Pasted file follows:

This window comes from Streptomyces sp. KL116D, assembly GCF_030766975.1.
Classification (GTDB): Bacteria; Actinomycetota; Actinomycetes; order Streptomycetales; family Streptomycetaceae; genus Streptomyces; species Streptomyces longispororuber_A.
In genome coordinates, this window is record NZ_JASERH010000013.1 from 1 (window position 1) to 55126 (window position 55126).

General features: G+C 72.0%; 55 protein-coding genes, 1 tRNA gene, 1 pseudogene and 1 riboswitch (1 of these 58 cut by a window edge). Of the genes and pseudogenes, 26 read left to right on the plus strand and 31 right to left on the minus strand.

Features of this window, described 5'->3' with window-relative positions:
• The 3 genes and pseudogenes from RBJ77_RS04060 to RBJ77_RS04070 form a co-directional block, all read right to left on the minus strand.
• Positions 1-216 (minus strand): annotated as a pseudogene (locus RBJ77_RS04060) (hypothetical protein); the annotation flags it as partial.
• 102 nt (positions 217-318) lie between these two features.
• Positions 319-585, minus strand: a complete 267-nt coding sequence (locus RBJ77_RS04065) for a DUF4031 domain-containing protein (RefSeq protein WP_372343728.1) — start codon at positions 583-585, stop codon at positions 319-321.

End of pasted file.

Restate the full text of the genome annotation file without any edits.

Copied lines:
This window comes from Streptomyces sp. KL116D, assembly GCF_030766975.1.
Classification (GTDB): Bacteria; Actinomycetota; Actinomycetes; order Streptomycetales; family Streptomycetaceae; genus Streptomyces; species Streptomyces longispororuber_A.
In genome coordinates, this window is record NZ_JASERH010000013.1 from 1 (window position 1) to 55126 (window position 55126).

General features: G+C 72.0%; 55 protein-coding genes, 1 tRNA gene, 1 pseudogene and 1 riboswitch (1 of these 58 cut by a window edge). Of the genes and pseudogenes, 26 read left to right on the plus strand and 31 right to left on the minus strand.

Features of this window, described 5'->3' with window-relative positions:
• The 3 genes and pseudogenes from RBJ77_RS04060 to RBJ77_RS04070 form a co-directional block, all read right to left on the minus strand.
• Positions 1-216 (minus strand): annotated as a pseudogene (locus RBJ77_RS04060) (hypothetical protein); the annotation flags it as partial.
• 102 nt (positions 217-318) lie between these two features.
• Positions 319-585, minus strand: a complete 267-nt coding sequence (locus RBJ77_RS04065) for a DUF4031 domain-containing protein (RefSeq protein WP_372343728.1) — start codon at positions 583-585, stop codon at positions 319-321.